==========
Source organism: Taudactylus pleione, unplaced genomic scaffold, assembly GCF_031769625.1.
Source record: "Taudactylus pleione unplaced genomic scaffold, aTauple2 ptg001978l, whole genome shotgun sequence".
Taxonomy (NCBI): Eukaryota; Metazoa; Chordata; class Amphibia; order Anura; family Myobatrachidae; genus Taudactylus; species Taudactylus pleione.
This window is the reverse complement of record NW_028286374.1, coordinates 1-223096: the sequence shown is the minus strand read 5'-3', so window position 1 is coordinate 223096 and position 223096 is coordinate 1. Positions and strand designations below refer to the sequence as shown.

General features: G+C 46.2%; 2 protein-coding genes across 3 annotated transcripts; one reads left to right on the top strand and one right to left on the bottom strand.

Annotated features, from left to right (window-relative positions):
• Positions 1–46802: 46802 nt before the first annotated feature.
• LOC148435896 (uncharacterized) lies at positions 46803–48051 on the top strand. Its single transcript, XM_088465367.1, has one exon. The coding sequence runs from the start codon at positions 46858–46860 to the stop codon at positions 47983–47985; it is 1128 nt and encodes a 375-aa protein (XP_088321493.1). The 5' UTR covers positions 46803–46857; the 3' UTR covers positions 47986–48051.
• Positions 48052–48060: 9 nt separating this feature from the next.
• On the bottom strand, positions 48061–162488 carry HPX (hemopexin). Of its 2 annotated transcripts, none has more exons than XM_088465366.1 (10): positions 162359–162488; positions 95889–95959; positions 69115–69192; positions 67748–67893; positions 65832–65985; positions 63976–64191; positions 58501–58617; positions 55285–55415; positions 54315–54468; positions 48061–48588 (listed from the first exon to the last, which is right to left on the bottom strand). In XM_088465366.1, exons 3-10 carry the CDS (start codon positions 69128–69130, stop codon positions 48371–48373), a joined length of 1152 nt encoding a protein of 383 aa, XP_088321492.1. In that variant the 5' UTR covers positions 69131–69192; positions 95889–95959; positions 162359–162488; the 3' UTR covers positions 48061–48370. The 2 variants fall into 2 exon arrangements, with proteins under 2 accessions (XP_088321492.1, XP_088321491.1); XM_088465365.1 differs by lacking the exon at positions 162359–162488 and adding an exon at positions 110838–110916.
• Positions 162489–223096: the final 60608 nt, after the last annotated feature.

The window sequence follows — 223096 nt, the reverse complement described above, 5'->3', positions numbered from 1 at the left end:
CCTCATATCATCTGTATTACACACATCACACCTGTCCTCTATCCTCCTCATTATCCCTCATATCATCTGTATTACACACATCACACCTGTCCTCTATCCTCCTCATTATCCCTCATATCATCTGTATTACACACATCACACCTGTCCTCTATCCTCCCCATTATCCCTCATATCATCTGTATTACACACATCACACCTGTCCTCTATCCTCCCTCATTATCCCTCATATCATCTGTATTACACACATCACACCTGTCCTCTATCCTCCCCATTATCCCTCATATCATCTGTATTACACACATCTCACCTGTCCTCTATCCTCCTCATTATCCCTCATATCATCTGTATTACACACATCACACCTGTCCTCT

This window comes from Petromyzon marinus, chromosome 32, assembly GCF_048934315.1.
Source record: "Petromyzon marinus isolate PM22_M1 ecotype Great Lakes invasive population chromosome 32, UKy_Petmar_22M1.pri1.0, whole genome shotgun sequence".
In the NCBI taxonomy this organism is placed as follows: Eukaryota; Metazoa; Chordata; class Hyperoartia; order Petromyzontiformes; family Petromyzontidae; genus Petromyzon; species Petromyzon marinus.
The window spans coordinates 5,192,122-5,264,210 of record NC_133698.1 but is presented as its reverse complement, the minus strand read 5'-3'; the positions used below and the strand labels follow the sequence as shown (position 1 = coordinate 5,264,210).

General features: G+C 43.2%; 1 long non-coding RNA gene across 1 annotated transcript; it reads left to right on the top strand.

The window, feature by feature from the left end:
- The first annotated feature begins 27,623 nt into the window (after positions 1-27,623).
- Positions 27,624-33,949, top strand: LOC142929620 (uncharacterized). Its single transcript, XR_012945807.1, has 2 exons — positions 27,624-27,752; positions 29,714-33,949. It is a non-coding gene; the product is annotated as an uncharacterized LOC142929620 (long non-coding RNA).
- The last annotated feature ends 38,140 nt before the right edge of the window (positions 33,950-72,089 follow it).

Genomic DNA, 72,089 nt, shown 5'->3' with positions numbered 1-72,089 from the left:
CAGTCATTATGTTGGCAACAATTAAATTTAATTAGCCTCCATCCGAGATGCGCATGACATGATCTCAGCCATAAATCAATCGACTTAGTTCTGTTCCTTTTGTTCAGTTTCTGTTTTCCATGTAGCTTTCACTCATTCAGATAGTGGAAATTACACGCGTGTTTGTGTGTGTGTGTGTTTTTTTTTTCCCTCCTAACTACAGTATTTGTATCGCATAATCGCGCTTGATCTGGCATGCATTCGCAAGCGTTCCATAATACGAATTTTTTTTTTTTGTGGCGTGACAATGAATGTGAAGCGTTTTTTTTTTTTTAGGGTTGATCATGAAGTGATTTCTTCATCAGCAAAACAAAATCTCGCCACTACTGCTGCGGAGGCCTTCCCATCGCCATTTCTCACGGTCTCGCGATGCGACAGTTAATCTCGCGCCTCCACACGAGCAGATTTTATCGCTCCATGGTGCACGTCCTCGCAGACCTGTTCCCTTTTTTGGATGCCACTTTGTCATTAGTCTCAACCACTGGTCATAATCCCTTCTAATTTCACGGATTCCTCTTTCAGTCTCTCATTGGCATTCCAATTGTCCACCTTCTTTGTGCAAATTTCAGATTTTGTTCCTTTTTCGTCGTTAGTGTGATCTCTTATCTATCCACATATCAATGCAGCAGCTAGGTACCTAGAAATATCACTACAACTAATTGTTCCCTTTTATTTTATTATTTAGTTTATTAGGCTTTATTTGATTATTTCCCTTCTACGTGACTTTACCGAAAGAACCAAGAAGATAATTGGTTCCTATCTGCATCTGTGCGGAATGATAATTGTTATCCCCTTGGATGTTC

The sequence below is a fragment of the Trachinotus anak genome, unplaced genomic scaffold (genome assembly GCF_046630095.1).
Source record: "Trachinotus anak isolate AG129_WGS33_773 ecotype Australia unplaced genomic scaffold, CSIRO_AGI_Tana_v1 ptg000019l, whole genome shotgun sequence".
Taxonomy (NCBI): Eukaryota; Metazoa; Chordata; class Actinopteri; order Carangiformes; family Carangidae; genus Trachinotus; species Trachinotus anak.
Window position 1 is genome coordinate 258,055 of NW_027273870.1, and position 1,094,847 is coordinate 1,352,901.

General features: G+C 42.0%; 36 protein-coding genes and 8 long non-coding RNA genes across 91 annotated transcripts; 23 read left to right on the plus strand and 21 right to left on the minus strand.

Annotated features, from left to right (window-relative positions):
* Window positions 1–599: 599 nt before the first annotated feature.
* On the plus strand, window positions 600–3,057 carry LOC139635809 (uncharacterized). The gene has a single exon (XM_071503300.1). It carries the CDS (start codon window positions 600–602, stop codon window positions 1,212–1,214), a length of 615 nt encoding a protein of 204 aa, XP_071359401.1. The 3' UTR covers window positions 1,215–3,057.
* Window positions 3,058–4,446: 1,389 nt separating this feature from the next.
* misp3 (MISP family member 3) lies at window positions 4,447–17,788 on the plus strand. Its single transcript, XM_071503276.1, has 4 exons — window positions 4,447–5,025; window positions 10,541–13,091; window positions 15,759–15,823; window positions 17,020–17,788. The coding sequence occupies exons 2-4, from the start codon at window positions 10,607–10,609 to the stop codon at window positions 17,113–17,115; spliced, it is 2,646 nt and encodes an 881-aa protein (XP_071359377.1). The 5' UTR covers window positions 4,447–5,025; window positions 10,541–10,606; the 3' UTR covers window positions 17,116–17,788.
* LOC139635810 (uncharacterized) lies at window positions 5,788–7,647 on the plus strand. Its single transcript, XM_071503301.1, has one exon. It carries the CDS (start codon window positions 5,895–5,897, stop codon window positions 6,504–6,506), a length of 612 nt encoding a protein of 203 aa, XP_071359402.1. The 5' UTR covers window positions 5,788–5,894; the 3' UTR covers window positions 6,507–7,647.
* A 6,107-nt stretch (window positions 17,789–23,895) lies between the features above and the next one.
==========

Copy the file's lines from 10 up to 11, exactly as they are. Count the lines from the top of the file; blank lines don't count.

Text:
• On the bottom strand, positions 48061–162488 carry HPX (hemopexin). Of its 2 annotated transcripts, none has more exons than XM_088465366.1 (10): positions 162359–162488; positions 95889–95959; positions 69115–69192; positions 67748–67893; positions 65832–65985; positions 63976–64191; positions 58501–58617; positions 55285–55415; positions 54315–54468; positions 48061–48588 (listed from the first exon to the last, which is right to left on the bottom strand). In XM_088465366.1, exons 3-10 carry the CDS (start codon positions 69128–69130, stop codon positions 48371–48373), a joined length of 1152 nt encoding a protein of 383 aa, XP_088321492.1. In that variant the 5' UTR covers positions 69131–69192; positions 95889–95959; positions 162359–162488; the 3' UTR covers positions 48061–48370. The 2 variants fall into 2 exon arrangements, with proteins under 2 accessions (XP_088321492.1, XP_088321491.1); XM_088465365.1 differs by lacking the exon at positions 162359–162488 and adding an exon at positions 110838–110916.
• Positions 162489–223096: the final 60608 nt, after the last annotated feature.